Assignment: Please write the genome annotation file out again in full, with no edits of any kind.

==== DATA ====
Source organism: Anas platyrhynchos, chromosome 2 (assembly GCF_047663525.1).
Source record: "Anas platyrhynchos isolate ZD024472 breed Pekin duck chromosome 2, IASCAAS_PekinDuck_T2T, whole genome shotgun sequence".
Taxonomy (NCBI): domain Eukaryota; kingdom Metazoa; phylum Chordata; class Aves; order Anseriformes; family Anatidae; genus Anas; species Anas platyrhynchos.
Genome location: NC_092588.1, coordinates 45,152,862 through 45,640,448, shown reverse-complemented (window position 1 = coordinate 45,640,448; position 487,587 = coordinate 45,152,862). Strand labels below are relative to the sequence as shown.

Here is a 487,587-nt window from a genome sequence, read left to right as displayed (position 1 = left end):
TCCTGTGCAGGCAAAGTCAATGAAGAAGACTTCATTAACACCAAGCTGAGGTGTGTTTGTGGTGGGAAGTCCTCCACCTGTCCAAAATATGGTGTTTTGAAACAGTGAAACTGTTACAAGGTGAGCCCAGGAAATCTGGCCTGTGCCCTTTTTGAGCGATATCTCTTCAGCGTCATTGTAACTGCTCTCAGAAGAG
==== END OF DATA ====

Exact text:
Source organism: Anas platyrhynchos, chromosome 2 (assembly GCF_047663525.1).
Source record: "Anas platyrhynchos isolate ZD024472 breed Pekin duck chromosome 2, IASCAAS_PekinDuck_T2T, whole genome shotgun sequence".
Taxonomy (NCBI): domain Eukaryota; kingdom Metazoa; phylum Chordata; class Aves; order Anseriformes; family Anatidae; genus Anas; species Anas platyrhynchos.
Genome location: NC_092588.1, coordinates 45,152,862 through 45,640,448, shown reverse-complemented (window position 1 = coordinate 45,640,448; position 487,587 = coordinate 45,152,862). Strand labels below are relative to the sequence as shown.

Here is a 487,587-nt window from a genome sequence, read left to right as displayed (position 1 = left end):
TCCTGTGCAGGCAAAGTCAATGAAGAAGACTTCATTAACACCAAGCTGAGGTGTGTTTGTGGTGGGAAGTCCTCCACCTGTCCAAAATATGGTGTTTTGAAACAGTGAAACTGTTACAAGGTGAGCCCAGGAAATCTGGCCTGTGCCCTTTTTGAGCGATATCTCTTCAGCGTCATTGTAACTGCTCTCAGAAGAG